First District Congressman Matt Gaetz said his proposal to abolish the EPA isn’t designed to direct states how to regulate environmental issues, but to free them to do so without federal meddling.

When the Environmental Protection Agency was established in 1970 under the Reagan administration, states did not have the wherewithal to properly legislate and regulate environmental protections, Gaetz said.

That is no longer the case in Florida, the state “most nimble and able to set its own guidelines,” Gaetz said, and states not equipped for self-regulation will have two years to figure something out.

“That’s kind of the deal in a democracy, we should elect officials capable of working to be more efficient,” he said.

The bill Gaetz is seeking co-sponsors for may be a simple as any ever put before the United States Congress. A draft copy is three paragraphs long and state’s the bill’s purpose, “termination of the Environmental Protection Agency”, and its plan, “The Environmental Protection Agency shall terminate on December 31, 2018.”

“My legislation does not repeal a single law,” the Fort Walton Beach Republican said. “What it does is downstream authority to the state.”

Although the bill offers nothing in the way of guidance, it seems logical to assume Florida’s Department of Environmental Protection would take over as the state's chief environmental regulator if it passes.

In many cases, the FDEP already acts to ensure that federal laws established through EPA regulations are implemented, agency spokeswoman Dee Ann Miller said.

“Often EPA sets national standards that states and tribes enforce through their own regulations,” Miller said in an email. “DEP develops and enforces those state regulations.”

Examples of how this work, Miller said, can be found with the federal Clean Water Act and the Clean Air and Safe Drinking Water Act.

EPA awards grants to state environmental programs, nonprofits and educational institutions, among others, Miller said. For fiscal 2015-16, FDEP got $110.7 million.

“Approximately 75 percent of that money goes to state revolving fund loans,” Miller said. “These loans fund infrastructure projects such as sewage treatment, stormwater management facilities and drinking water treatment as well as for the implementation of nonpoint source pollution control and estuary protection programs.”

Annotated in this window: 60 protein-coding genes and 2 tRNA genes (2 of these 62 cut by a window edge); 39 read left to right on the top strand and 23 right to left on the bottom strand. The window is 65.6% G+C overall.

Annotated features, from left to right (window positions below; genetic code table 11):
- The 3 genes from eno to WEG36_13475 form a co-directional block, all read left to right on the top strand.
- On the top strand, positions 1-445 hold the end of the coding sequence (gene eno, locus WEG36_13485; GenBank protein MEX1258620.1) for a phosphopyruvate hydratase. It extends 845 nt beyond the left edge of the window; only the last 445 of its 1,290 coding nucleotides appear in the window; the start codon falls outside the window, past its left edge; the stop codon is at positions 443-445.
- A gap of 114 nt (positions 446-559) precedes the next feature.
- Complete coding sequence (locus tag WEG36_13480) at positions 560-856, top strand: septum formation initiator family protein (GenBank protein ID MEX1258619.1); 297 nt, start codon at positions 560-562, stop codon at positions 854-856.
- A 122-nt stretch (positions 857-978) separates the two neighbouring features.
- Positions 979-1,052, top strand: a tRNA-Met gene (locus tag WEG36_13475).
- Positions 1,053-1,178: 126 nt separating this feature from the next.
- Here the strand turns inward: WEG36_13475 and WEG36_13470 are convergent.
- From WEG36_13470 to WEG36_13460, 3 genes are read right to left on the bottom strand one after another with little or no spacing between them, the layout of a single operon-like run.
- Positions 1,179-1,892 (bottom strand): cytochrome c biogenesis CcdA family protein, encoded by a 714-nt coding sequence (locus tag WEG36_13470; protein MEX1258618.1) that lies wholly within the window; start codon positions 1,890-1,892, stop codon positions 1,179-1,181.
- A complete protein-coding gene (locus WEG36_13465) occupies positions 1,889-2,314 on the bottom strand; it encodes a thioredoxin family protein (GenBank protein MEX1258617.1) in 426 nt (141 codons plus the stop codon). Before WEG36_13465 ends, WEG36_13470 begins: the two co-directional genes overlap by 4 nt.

Miller added that EPA “shared information last week” that it will continue to award environmental program grants and state revolving loan funds and work to address issues related to other grant categories.

Regional EPA official Matthew Harwell could not be reached for comment.

Regionally, the West Florida Regional Planning Council has received between $800,000 and $1 million to spend this year to help the seven counties — Escambia to Bay — and 42 cities it serves to provide “clean-up funds for contaminated properties.”

“Say there’s a vacant gas station in a community, no one wants to do anything with the property, so we provide funding assistance to allow the property owner to clean up the area and redevelop it,” said Austin Mount, the council’s executive director.

The regional council also is working with local governments, including Okaloosa and Walton, to seek money to establish estuary programs.

With the EPA under fire not only from Gaetz’s office but also from the Trump administration, Mount says his organization is concerned and has adopted a wait-and-see stance.

“We’re sitting tight and seeing what comes out of this,” he said. “In my experience is it’s best to know the final answers before you start reacting.”

Mount said the council hopes the EPA isn’t abolished.

“The programs they fund our helpful to our economy,” he said. “Sometimes the EPA gets a bad rap.”

The loss of the EPA might be less of a blow at the county level than at the state or regional level. Okaloosa County Administrator John Hofstad said most federal environmental regulations sent to Florida from Washington come to the county through FDEP.

“EPA has promulgated a lot of the rule-making down to the states,” Hofstad said. “So a lot of what we have to deal with comes through DEP.”

The Clean Water Act in the 1970’s set the tone for the way the EPA works with state governments, Hofstad said, and the regulatory action initiated in Washington but flowing through Tallahassee primarily involves stormwater and water and sewer, Hofstad said.

Mike Spaits, the environmental spokesman for Eglin Air Force Base, said the base also deals mostly with state agencies when implementing EPA regulations.

Michael Beedie, the city manager for Fort Walton Beach, said his city's primary interaction with EPA is through the West Florida Regional Planning Council.

While Gaetz said the most email communication he’s received since he proposed abolishing EPA has come from California, and that Northwest Florida residents have been primarily supportive, several local residents expressed concern about his bill to the Daily News.

“The best part about the EPA is that the people working there are genuine in their goals to help the environment and the lives that depend on it being protected,” said Nonie Celeste. “I do not trust big polluting businesses to ‘police’ themselves. ... Without an agency or policies to protect us, what can we do as citizens to be sure our environment is safe.”

And while Gaetz said one of his goals as a congressman is to eliminate regulatory federal government jobs, Celeste, who is a wildlife educator, said students she works with see working with EPA as a worthwhile career path.

“Jobs with the EPA and the like are where my growing ‘biophiliacs’ want to go when they grow up. They want to protect animals and their habitats,” she said. “It’s an authentic do-gooder career choice, and there is nothing wrong with being a tree huggin’ do-gooder.”